was rapid during the 1980s, with only a few small, fragmented populations in the northeastern regions of both countries being reported in the 1990s. The decline of European mink numbers in Ukraine
Ukraine
began in the late 1950s, with now only a few small and isolated populations being reported in the upper courses of the Ukrainian Carpathian rivers. Their numbers in Moldova
Moldova
began to drop very quickly in the 1930s, with the last known population having been confined to the lower course of the River Prut
River Prut
on the Romanian border by the late 1980s. In Romania, the European mink
European mink
was very common and widely distributed, with 8000-10,000 being captured in 1960. Currently, Romanian mink populations are confined to the Danube Delta. In European Russia, the European mink
European mink
was common and widespread in the early 20th century, but began to decline during the 1950s-1970s. The core of their range was in the Tver Region, though they began to decline there by the 1990s, which was worsened by a colonisation of the area by the American mink. Between 1981 and 1989, 388 European minks were introduced to two of the Kurile Islands, though by the 1990s, the population there was found to be lower than that originally released. In France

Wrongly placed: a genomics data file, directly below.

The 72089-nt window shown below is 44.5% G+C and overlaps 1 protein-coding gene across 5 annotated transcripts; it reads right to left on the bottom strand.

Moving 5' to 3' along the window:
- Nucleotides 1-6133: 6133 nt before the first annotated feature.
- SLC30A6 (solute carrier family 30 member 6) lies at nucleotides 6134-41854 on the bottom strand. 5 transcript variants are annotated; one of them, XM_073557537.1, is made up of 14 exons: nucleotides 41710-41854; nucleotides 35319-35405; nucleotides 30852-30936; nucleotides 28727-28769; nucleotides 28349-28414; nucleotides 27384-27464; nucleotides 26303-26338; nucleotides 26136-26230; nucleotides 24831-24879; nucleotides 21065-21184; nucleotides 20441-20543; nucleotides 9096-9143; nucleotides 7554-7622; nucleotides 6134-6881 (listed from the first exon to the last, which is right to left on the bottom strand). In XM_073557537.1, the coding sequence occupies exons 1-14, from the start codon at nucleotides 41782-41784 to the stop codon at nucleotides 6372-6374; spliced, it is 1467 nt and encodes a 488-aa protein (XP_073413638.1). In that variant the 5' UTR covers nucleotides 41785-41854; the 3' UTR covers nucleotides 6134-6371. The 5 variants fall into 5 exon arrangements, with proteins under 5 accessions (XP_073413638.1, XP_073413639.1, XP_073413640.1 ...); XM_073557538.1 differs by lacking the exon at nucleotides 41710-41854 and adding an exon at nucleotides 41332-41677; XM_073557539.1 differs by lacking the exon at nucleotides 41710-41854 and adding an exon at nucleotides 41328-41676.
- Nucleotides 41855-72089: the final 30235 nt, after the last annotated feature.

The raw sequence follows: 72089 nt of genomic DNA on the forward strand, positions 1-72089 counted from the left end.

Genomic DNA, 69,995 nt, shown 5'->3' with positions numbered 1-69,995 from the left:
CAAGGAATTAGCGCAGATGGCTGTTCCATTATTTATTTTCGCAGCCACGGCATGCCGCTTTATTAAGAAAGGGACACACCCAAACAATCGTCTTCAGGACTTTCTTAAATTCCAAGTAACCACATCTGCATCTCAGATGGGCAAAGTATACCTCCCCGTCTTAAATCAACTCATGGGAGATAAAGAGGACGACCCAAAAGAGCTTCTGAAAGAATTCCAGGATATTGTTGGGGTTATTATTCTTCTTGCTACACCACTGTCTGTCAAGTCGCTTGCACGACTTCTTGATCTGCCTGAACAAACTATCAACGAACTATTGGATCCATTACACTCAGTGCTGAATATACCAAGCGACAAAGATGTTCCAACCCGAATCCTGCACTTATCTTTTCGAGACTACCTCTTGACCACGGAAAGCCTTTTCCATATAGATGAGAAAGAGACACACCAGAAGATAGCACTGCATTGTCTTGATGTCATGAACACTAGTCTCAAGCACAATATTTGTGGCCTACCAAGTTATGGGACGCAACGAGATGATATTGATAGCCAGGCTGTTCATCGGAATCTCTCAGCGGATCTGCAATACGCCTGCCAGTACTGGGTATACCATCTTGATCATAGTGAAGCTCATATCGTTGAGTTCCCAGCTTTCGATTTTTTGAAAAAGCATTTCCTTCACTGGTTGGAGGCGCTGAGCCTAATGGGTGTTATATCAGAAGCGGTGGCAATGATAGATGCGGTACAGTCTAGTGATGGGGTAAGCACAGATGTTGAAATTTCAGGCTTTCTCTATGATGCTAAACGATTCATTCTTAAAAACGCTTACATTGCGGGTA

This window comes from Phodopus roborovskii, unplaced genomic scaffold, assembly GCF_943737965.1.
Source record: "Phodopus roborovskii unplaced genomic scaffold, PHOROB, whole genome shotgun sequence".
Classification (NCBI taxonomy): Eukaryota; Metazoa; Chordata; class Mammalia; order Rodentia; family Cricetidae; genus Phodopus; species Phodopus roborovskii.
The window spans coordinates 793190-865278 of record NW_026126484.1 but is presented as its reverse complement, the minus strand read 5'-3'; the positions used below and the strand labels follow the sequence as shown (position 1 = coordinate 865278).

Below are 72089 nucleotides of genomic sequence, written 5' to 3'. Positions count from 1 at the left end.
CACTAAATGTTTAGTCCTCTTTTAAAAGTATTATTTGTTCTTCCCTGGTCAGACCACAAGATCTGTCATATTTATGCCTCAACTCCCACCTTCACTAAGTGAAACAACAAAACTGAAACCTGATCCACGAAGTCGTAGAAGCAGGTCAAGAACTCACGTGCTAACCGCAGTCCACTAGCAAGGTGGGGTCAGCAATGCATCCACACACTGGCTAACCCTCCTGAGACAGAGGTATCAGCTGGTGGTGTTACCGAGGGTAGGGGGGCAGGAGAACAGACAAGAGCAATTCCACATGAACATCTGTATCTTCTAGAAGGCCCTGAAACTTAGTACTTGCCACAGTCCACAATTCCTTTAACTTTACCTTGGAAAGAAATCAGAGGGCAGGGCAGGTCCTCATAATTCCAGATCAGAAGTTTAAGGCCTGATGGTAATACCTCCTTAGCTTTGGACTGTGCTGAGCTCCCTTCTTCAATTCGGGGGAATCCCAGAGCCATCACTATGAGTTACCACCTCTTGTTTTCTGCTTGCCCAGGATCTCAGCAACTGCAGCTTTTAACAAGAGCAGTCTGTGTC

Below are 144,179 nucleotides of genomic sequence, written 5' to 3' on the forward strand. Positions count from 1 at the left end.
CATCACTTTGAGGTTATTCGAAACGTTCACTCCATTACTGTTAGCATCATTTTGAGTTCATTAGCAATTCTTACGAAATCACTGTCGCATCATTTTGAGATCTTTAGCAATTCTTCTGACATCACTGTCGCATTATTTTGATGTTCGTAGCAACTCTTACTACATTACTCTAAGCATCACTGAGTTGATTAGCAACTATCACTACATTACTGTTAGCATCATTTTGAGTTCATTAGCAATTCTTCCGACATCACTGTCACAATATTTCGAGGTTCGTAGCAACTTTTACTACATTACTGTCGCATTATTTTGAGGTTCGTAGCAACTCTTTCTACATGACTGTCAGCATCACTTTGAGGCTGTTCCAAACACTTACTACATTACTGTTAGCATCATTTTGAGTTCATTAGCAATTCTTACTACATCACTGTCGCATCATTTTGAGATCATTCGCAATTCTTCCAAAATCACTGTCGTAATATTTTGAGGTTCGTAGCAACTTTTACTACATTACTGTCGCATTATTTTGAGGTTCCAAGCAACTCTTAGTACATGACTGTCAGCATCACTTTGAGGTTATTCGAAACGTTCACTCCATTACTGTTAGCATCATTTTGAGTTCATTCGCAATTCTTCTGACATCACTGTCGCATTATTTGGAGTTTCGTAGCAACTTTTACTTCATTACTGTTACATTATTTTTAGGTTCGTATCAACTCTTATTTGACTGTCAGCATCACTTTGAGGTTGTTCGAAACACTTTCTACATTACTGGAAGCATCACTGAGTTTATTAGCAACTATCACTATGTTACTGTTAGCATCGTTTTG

France
and Spain, an isolated range occurs, extending from Brittany
Brittany
to northern Spain. Data from the 1990s indicate the European mink
European mink
has disappeared from the northern half of this previous range.[7] Possible reasons for decline[edit] Habitat loss[edit] Habitat-related declines of European mink
European mink
numbers may have started during the Little Ice Age, which was further aggravated by human activity.[5] As the European mink
European mink
is more dependent on wetland habitats than the American species, its decline in Central Europe, Estonia, Finland, Russia, Moldova
Moldova
and Ukraine
Ukraine
has been linked to the drainage of small rivers. In mid-19th-century Germany, for example, European mink
European mink
populations declined in a decade due to expanded land drainage. Although land improvement and river dredging certainly resulted in population decreases and fragmentation, in areas which still maintain suitable river ecosystems, such as Poland, Hungary, the former Czechoslovakia, Finland
Finland
and Russia, the decline preceded the change in wetland habitats, and may have been caused by extensive agricultural development.[7] Overhunting[edit] The European mink
European mink